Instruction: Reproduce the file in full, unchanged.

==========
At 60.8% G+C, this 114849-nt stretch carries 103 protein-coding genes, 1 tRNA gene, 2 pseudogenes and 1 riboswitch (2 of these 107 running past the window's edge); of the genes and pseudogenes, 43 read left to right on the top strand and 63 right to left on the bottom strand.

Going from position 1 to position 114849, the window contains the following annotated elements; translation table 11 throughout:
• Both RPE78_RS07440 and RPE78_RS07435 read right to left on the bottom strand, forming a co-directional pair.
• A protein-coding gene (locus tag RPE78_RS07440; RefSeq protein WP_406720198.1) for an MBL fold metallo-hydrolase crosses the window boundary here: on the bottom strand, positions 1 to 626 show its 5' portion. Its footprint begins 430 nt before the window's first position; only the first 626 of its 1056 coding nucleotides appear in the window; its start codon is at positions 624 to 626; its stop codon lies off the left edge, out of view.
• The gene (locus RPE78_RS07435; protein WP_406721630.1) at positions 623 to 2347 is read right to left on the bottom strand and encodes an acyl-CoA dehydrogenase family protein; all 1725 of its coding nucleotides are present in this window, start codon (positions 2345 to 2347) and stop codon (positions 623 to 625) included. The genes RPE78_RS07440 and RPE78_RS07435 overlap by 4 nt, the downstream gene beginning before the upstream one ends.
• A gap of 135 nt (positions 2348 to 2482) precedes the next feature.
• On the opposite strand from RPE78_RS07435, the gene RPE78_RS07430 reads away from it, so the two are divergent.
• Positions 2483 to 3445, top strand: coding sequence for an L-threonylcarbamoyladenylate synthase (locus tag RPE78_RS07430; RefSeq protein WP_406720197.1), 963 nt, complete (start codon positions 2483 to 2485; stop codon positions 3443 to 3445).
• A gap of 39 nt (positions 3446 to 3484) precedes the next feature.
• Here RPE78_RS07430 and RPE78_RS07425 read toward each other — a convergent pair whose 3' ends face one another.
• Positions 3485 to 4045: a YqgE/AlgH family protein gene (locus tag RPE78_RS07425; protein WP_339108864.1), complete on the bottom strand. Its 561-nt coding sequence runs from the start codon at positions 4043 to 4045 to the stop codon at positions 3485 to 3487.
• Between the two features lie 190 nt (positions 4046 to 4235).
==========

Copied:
At 60.8% G+C, this 114849-nt stretch carries 103 protein-coding genes, 1 tRNA gene, 2 pseudogenes and 1 riboswitch (2 of these 107 running past the window's edge); of the genes and pseudogenes, 43 read left to right on the top strand and 63 right to left on the bottom strand.

Going from position 1 to position 114849, the window contains the following annotated elements; translation table 11 throughout:
• Both RPE78_RS07440 and RPE78_RS07435 read right to left on the bottom strand, forming a co-directional pair.
• A protein-coding gene (locus tag RPE78_RS07440; RefSeq protein WP_406720198.1) for an MBL fold metallo-hydrolase crosses the window boundary here: on the bottom strand, positions 1 to 626 show its 5' portion. Its footprint begins 430 nt before the window's first position; only the first 626 of its 1056 coding nucleotides appear in the window; its start codon is at positions 624 to 626; its stop codon lies off the left edge, out of view.
• The gene (locus RPE78_RS07435; protein WP_406721630.1) at positions 623 to 2347 is read right to left on the bottom strand and encodes an acyl-CoA dehydrogenase family protein; all 1725 of its coding nucleotides are present in this window, start codon (positions 2345 to 2347) and stop codon (positions 623 to 625) included. The genes RPE78_RS07440 and RPE78_RS07435 overlap by 4 nt, the downstream gene beginning before the upstream one ends.
• A gap of 135 nt (positions 2348 to 2482) precedes the next feature.
• On the opposite strand from RPE78_RS07435, the gene RPE78_RS07430 reads away from it, so the two are divergent.
• Positions 2483 to 3445, top strand: coding sequence for an L-threonylcarbamoyladenylate synthase (locus tag RPE78_RS07430; RefSeq protein WP_406720197.1), 963 nt, complete (start codon positions 2483 to 2485; stop codon positions 3443 to 3445).
• A gap of 39 nt (positions 3446 to 3484) precedes the next feature.
• Here RPE78_RS07430 and RPE78_RS07425 read toward each other — a convergent pair whose 3' ends face one another.
• Positions 3485 to 4045: a YqgE/AlgH family protein gene (locus tag RPE78_RS07425; protein WP_339108864.1), complete on the bottom strand. Its 561-nt coding sequence runs from the start codon at positions 4043 to 4045 to the stop codon at positions 3485 to 3487.
• Between the two features lie 190 nt (positions 4046 to 4235).